For years women have fought for their rights. Once women gained rights in society, including the right to vote in 1928 via the representation of the People Act 1928, they were no longer willing to be treated as second class citizens in the home or in the work place. In the 1960’s it was public opinion that women should be entitled to equal pay and be seen as equals in the work place. But has this feminist movement achieved its end goal of complete equality in the workplace, does the glass ceiling still exist?
All the Yes points:
- Males still dominate the top positions
- No female Prime Ministers, or even party leaders, since Margaret Thatcher
- Maternity and paternity leave are not yet equal
- Glass Ceiling more like sticky floor
All the No points:
- Women are getting the most prestigious of jobs now
- The Future is Brighter for Women than it is for Men.
Males still dominate the top positions
Taking a look at the legal profession we can see that the percentage of women in the highest powered jobs is minute. The position of Lord of Appeal in Ordinary holds only 8.33% of women, High Court judges is 10.09% and the position of Recorder is made up of 14% women. If we look at deputy judges the percentage takes a small leap to 27%[http://www.judiciary.gov.uk/keyfacts/statistics/women.htm]]. With figures like these it is hard to argue that the glass ceiling has disintegrated.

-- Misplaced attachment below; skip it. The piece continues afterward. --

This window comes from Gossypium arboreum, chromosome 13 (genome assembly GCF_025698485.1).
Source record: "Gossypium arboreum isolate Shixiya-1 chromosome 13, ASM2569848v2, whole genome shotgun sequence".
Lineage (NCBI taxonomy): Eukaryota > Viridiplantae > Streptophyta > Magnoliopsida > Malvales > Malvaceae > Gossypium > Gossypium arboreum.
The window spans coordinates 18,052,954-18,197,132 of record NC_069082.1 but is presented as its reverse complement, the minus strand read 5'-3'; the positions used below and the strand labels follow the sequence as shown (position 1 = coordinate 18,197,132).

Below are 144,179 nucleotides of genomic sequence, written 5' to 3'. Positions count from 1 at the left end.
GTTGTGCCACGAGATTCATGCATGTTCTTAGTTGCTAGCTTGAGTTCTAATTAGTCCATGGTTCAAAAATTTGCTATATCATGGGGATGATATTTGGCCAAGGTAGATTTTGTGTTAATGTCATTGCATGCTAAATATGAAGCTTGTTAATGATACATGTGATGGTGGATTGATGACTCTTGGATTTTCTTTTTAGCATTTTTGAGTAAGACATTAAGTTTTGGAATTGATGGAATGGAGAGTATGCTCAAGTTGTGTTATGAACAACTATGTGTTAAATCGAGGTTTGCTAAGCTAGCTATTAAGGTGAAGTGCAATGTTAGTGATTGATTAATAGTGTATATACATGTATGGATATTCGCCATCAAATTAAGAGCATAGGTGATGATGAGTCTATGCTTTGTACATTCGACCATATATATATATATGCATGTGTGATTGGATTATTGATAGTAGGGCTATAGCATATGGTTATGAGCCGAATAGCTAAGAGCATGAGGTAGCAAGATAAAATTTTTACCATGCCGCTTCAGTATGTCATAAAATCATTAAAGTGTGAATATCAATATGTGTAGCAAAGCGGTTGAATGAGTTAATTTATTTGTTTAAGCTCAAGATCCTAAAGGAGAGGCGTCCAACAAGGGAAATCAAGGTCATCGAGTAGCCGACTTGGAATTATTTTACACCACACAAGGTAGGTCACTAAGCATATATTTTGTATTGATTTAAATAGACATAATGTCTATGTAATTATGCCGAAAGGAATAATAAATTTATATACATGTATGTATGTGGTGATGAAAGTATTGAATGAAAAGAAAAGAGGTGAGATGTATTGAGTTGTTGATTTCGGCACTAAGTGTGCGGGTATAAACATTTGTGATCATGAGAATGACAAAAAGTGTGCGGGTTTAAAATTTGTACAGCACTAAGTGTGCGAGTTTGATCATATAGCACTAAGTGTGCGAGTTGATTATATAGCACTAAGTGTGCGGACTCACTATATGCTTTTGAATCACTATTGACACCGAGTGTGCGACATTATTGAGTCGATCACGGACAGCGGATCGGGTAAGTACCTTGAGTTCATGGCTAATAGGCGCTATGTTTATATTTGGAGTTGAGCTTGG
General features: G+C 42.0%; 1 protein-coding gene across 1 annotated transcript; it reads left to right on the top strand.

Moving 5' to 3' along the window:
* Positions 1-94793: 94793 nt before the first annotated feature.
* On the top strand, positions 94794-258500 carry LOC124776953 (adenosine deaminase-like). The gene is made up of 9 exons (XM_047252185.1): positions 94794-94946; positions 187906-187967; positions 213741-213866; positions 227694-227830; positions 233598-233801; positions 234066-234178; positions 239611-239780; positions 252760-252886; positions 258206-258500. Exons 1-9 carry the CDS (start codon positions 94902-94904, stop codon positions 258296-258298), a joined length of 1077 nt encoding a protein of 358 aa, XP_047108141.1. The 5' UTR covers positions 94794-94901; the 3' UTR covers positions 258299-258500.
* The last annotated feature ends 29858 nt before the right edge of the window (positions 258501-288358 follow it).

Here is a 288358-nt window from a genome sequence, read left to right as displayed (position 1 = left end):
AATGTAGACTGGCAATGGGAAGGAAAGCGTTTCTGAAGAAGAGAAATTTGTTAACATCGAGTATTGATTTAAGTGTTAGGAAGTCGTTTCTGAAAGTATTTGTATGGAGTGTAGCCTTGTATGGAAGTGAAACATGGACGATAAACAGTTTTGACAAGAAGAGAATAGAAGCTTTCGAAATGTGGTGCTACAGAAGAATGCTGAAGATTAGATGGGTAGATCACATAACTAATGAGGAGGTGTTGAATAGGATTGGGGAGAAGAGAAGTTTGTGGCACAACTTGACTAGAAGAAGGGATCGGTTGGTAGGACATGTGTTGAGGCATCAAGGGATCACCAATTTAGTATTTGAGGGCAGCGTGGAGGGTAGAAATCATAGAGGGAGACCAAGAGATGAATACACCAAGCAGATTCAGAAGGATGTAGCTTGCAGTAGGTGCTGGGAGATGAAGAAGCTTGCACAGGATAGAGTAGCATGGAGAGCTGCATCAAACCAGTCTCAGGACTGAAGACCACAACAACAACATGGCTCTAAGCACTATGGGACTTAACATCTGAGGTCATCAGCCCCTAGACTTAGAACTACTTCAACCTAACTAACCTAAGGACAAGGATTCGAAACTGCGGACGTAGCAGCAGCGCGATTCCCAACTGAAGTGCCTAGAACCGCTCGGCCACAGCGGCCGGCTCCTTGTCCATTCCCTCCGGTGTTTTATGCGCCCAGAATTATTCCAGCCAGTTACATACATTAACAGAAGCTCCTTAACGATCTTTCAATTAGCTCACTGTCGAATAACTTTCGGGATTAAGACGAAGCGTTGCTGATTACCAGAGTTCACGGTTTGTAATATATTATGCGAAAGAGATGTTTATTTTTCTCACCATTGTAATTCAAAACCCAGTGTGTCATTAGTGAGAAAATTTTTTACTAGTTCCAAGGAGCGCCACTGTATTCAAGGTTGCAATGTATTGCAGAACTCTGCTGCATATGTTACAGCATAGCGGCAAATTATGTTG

The glass ceiling is extremely variable. The two deciding and overlapping factors, being whether women have children and which profession they are in. The choice or even the perceived threat of having children will see the glass ceiling start to crystallize. From personal experience this is not true of all professions though. The medical profession is one example where having children as a doctor, nurse, physio etc. will not necessarily hinder your chances of advancement. The glass ceiling is removed if women choose not to have children in many cases but this is hardly encouraging.
The glass ceiling as a concept seems obsolete faced with the tangled reality of women in the workplace in the wake of feminism. I believe factors such as socialization of gender and the existence of gendered spaces are better for interpreting issues of women in the workplace. Politics and the legal profession are gendered spaces, which through my studies I have seen have a deleterious effect on women who find themselves there. Compounded with the socialization of the passive female voice, politics certainly looks set to continue in a male dominated fashion.
Just the very discussion about women not reaching the top shows that women wont be happy about any position they ever hold !
Why aren’t women fighting for more of the same positions they have achieved.